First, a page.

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Beverly Hills Cop

Ideal father figure for the fatherless.
Two careers were made--or re-made--by this movie: Eddie Murphy's and Ronny Cox's. By now in his mid forties but well preserved, tall, fair Ronny Cox plays the police commander Lt. Bogomil as an idealized father figure: strict but fair, a loving authority as a father is supposed to be. "In Beverly Hills we do things by the book," he tells Axel Foley, showing this refugee from the Detroit ghetto's dirt and chaos a different world, a clean, orderly world where the police are your friend and you can rely on their integrity. This is an essential element in the success of this film pitched at Blacks and the young, both groups who hunger for the father they often lack in real life.


A few f-bombs do not a movie make.
The best way to watch this picture is with the sound OFF. And no subtitles, either.

The "steamy" lesbian sex scene (with body doubles for the closeups) is topped by hundreds of offerings available every day on the today's internet.

The script is **dumb**, cliché-ridden with not one memorable line in the whole film, and more four-letter profanity than "The Sopranos". It was clearly written not just in a rush but by Hollywood types who have little idea of what Mafia guys really are like or how they operate. The portrayals of Caesar and the rest are grotesquely unconvincing. Nor does it stop there. The butch ex-con Corky also is more caricature than character--just a collection of tattoos and piercings in men's underwear that never adds up to a believable person.

OK, the cinematography and sets are stylish. The producers got the most from a low budget with no money for outdoor scenes so it's **film noir** in color. So what? Gina Gershon never got a part again in a major movie after appearing in this **dreck**.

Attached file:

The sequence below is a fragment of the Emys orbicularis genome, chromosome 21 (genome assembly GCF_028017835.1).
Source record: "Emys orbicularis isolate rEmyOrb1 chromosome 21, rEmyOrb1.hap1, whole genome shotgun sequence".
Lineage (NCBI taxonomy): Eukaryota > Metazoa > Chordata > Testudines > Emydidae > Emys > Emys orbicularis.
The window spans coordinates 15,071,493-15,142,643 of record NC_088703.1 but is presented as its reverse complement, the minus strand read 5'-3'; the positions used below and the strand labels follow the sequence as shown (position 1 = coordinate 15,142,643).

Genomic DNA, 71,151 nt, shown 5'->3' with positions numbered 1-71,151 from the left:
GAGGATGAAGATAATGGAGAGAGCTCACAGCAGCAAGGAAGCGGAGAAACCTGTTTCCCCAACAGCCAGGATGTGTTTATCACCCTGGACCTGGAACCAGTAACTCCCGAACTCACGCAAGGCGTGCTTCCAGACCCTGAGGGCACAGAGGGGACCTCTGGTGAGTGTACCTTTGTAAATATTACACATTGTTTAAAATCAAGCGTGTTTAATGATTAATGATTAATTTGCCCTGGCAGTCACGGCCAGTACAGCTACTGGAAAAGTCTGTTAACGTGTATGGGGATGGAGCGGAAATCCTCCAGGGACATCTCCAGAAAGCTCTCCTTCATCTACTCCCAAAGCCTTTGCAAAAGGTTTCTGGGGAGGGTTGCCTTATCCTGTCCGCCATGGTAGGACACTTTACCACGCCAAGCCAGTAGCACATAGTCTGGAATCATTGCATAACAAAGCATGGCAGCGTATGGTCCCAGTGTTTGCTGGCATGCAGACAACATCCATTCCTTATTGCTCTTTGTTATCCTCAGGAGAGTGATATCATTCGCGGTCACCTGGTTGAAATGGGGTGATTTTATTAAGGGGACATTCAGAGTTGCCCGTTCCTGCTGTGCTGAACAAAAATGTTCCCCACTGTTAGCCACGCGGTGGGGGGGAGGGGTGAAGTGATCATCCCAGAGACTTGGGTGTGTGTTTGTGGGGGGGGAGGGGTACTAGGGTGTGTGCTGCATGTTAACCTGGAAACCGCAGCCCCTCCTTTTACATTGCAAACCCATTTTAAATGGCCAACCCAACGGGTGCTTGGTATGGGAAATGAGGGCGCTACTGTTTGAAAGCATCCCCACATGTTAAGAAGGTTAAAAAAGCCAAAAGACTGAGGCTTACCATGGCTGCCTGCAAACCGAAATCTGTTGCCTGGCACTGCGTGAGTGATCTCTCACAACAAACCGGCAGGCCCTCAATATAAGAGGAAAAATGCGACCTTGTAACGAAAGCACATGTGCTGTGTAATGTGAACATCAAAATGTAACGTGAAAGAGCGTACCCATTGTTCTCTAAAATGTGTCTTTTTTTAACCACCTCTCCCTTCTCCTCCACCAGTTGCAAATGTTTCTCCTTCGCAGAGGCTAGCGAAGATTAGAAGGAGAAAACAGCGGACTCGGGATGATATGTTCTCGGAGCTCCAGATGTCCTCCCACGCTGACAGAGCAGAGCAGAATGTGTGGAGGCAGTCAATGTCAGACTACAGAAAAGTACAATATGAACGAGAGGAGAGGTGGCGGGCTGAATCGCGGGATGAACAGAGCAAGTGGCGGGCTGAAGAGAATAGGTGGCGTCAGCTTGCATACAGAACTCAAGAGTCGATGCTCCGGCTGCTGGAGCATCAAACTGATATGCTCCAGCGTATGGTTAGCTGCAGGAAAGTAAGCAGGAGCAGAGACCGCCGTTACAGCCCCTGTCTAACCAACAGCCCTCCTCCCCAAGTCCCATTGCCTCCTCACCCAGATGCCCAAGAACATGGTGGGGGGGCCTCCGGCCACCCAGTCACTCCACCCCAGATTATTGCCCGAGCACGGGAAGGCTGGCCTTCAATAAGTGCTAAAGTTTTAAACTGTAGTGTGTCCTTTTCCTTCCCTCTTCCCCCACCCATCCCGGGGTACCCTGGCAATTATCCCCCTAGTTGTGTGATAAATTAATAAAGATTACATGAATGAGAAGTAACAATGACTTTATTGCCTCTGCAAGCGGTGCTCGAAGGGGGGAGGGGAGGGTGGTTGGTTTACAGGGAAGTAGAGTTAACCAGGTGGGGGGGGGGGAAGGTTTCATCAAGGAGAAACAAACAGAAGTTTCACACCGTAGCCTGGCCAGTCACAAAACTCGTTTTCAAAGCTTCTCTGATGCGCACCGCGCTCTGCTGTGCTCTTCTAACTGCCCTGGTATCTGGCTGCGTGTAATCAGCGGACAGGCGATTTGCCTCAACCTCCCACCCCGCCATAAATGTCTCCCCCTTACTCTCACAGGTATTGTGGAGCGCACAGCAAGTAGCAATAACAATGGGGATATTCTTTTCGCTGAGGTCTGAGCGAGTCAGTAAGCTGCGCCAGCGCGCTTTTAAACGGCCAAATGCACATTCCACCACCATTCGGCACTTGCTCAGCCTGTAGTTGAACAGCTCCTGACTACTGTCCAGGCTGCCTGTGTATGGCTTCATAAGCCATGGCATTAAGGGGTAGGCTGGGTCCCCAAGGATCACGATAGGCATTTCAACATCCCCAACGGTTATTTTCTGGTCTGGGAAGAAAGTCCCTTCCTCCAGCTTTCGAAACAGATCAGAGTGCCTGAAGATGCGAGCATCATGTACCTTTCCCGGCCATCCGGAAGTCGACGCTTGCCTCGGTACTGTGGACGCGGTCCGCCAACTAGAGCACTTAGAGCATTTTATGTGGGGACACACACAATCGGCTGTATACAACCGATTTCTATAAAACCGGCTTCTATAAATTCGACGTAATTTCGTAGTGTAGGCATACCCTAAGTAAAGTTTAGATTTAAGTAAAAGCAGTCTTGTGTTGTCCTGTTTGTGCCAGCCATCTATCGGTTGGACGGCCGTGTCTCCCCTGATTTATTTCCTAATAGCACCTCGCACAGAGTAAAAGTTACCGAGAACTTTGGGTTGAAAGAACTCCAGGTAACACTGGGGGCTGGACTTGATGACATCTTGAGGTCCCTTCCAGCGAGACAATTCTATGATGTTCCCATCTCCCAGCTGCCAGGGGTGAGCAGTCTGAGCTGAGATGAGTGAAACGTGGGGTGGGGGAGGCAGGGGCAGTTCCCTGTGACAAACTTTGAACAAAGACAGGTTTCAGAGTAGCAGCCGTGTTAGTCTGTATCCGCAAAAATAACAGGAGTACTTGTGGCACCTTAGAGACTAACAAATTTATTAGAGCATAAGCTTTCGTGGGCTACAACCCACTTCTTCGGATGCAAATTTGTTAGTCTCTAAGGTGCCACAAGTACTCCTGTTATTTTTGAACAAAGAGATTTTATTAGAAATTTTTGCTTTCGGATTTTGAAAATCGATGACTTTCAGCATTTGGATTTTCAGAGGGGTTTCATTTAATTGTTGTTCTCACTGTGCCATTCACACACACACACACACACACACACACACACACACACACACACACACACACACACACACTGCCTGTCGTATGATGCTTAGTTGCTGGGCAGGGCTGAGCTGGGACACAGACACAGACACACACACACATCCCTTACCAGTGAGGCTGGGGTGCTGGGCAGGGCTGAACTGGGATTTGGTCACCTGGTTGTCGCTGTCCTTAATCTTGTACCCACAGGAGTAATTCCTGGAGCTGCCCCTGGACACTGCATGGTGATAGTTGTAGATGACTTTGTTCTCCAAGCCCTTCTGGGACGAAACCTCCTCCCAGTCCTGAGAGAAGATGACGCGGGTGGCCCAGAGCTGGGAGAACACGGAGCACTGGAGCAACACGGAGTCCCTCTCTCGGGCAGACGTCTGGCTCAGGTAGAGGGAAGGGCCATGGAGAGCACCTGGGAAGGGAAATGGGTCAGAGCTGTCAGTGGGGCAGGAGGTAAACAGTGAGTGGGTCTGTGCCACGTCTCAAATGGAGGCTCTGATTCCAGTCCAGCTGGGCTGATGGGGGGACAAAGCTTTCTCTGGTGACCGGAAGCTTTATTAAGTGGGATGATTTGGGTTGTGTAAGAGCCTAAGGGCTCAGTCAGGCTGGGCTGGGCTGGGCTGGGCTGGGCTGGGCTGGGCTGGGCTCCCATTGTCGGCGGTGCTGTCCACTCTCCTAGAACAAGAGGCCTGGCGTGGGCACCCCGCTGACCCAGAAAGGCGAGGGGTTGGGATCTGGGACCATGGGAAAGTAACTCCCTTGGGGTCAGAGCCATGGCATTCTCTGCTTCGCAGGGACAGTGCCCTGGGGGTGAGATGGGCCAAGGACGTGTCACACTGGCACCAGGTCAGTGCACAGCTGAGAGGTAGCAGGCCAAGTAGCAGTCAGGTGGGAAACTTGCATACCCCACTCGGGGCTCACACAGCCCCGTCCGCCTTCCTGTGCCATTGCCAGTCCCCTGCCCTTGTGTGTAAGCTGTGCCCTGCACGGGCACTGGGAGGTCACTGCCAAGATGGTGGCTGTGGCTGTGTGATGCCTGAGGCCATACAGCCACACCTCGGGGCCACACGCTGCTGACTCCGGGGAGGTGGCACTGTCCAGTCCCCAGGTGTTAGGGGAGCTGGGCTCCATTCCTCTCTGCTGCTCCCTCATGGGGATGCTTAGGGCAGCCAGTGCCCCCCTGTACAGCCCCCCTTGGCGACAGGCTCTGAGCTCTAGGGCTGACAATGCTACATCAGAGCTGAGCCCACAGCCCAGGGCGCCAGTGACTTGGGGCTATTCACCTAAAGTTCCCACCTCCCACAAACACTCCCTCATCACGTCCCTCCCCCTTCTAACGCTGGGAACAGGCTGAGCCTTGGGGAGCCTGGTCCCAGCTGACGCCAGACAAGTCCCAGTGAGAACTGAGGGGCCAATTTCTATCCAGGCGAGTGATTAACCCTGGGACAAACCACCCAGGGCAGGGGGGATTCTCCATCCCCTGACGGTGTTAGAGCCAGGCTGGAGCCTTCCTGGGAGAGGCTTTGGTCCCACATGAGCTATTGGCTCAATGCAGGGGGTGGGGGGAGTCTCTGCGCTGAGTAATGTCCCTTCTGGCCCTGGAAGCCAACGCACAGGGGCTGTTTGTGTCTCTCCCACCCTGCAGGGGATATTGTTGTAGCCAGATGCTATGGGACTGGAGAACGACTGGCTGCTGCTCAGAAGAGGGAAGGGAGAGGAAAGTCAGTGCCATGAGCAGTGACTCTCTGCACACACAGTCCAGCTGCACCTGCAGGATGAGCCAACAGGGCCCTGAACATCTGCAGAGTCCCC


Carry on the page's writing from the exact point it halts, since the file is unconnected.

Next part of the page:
Even if every queer in the western world gave this picture ten stars on here, Hollywood, like the viewing public, made its own decision and this picture was gone from theaters--those few it ran in--faster than a late night movie crowd.

Killing Them Softly

Too many cooks
Andrew Dominik demonstrates that peculiarly British ability to condemn Americans as reactionaries and as rebels both at once. Near the end of this bizarre and often stomach-turning film the central character, a coldly efficient mob hit man, launches a barroom diatribe against Thomas Jefferson--yes, our third President, author of the Declaration of Independence and founder of the University of Virginia who doubled the size of the country by the Louisiana Purchase!

Now, Jefferson's war record might have been somewhat iffy but he certainly was more than a wine snob and slave humping lecher.

It's understandable that a fifty year old novel might require a few changes to film it in this era. What we see on the screen here however is in no way the character study mob prosecutor turned novelist George Higgins made from listening to hundreds of hours of bugged and wiretapped conversations and reducing them to written transcripts with every grammatical mistake, every stammer and of course every obscenity exactly captured.